A statutory duty of candour is potentially the biggest breakthrough in patient’s rights and patient safety in living memory, says Peter Walsh
Potentially the biggest thing for patients to come from the Mid Staffordshire public inquiry is the government’s plan to introduce a statutory duty of candour (also known as “Robbie’s law”) − a legal duty on healthcare organisations to be open and honest with patients or their families when mistakes have been made which cause harm.
‘Hunt will consider making it a legal requirement to tell patients about any significant harm that they are caused’
This has not come about easily. It has taken years of campaigning by the patient safety charities such as Action Against Medical Accidents. The recommendation by Robert Francis QC for a statutory duty of candour gave irresistible force to the campaign.
Since the government’s response to the inquiry, we have been inundated with congratulations on achieving the agreement, finally, to introduce such a duty.
However, the champagne has been left on ice until the vital question of how and when this duty will apply is resolved. Jeremy Hunt had originally intended that the duty be limited to when a patient has been killed or left permanently and seriously disabled by failures in healthcare. This would not be recognisable as the duty of candour most people had in mind.
Following interventions by Action Against Medical Accidents, he agreed to delay his decision on whether to go ahead on this restricted basis and consider making it a legal requirement to tell patients about any significant harm that they are caused. It is now in the balance as to whether the long awaited duty will realise its potential of being the biggest breakthrough in patient’s rights and patient safety in memory, or actually make things worse.
‘The vast majority of organisations already tell patients about any significant harm that they may have been caused’
The idea behind the duty of candour was to set in statute, as part of the fundamental standards regulated by the Care Quality Commission, the requirement to be open with patients about incidents that cause any significant harm. The new duty would provide a line of accountability for organisations that do not consistently practice this, and send a strong message that such behaviour will not be tolerated.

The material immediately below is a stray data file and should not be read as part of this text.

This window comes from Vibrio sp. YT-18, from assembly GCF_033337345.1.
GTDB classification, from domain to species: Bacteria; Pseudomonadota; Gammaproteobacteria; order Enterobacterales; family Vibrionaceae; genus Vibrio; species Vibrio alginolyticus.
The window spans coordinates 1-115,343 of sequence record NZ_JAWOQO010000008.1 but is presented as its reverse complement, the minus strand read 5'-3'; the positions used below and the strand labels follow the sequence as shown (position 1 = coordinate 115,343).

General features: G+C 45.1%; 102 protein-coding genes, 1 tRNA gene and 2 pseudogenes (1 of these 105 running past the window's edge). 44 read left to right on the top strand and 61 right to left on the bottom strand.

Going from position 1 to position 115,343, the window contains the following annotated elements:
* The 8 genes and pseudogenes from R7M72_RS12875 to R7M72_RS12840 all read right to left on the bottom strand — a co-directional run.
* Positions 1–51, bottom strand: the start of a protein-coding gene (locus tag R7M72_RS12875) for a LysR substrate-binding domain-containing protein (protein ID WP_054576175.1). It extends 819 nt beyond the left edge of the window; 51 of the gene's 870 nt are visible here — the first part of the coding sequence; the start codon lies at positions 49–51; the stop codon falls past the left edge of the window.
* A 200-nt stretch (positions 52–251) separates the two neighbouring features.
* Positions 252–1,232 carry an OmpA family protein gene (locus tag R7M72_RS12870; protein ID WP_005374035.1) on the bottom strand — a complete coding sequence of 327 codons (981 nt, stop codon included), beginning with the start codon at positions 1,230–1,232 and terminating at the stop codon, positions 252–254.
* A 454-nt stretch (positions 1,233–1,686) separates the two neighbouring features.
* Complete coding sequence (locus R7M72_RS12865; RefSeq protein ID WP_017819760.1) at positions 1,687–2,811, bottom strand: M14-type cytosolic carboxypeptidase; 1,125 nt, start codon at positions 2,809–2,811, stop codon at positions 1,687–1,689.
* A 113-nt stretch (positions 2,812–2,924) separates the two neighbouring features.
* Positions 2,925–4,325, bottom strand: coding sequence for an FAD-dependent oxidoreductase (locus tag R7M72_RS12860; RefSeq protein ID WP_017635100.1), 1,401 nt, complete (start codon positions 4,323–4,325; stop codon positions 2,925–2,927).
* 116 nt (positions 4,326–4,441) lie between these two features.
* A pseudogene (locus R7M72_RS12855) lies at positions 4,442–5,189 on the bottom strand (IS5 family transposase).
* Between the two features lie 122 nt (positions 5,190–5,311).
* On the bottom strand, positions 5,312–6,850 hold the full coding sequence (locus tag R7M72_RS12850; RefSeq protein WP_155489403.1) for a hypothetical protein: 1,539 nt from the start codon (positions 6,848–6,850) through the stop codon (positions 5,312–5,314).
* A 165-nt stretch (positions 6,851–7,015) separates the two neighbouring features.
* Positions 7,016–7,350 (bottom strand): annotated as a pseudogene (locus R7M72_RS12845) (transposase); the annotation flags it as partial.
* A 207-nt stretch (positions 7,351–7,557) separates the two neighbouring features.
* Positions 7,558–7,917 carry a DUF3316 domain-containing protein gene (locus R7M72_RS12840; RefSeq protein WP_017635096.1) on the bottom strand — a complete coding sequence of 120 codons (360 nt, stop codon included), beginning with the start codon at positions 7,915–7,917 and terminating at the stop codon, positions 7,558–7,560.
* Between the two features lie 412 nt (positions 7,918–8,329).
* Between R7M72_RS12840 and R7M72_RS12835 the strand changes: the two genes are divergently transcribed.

Mr Hunt told us that the reason he is considering restricting the duty to just fatal and severe cases is that he is worried that telling patients about all incidents which cause significant harm would overburden organisations with bureaucracy.
In fact, this would not involve any significant extra work. The vast majority of organisations already tell patients about any significant harm that they may have been caused. This has been the subject of national guidance called Being Open for years.
Threshold for openness
In April, Mr Hunt brought in a “contractual” duty of candour − a standard clause in the NHS contract requiring disclosure of all incidents of significant harm. There is no evidence of widespread departures from this requirement or complaints about bureaucracy. It is only the small number of organisations that are bad at this which would be affected by the new duty.
However, if the threshold for being open is restricted to fatal and severe cases it would tie up doctors, managers and no doubt lawyers in trying to assess whether serious enough harm has been caused to require telling the patient, rather than getting on with explaining “something has gone wrong”.
‘It is important to understand that the kind of incidents that could be excluded from the duty of candour can be devastating’
Lawyers would be obliged to point out that the organisation would be free not to disclose incidents deemed not to be serious enough, therefore having the opposite of the desired effect.
Doctors and nurses would be put in an impossible position of having to choose between complying with their organisation’s desire to keep things under wraps or with their professional duty to be honest, which would involve becoming a whistleblower.
Most worryingly, patients would be deprived of information about harm they have been caused and it would not be possible to hold organisations to account about it. In effect, the state would have legitimised the cover-up of the vast majority of incidents that cause avoidable harm.
It is important to understand that the kind of incidents that could be excluded from the duty of candour (those defined as “moderate harm” by the NHS) can be devastating and life changing. For example, a mistake could be made in surgery, which leads to you being off work for years; losing your career, and being unable to care for dependents, but if it was believed you would eventually recover, this would be defined as “moderate harm” and would not have to be disclosed to you.
Mr Hunt intends to make his decision by the end of the year. He has been good enough to listen so far. We can only hope that he makes the right decision and is remembered as the health secretary who oversaw the biggest advance in patients’ rights and patient safety in memory rather than making things worse.
Peter Walsh is chief executive at Action Against Medical Accidents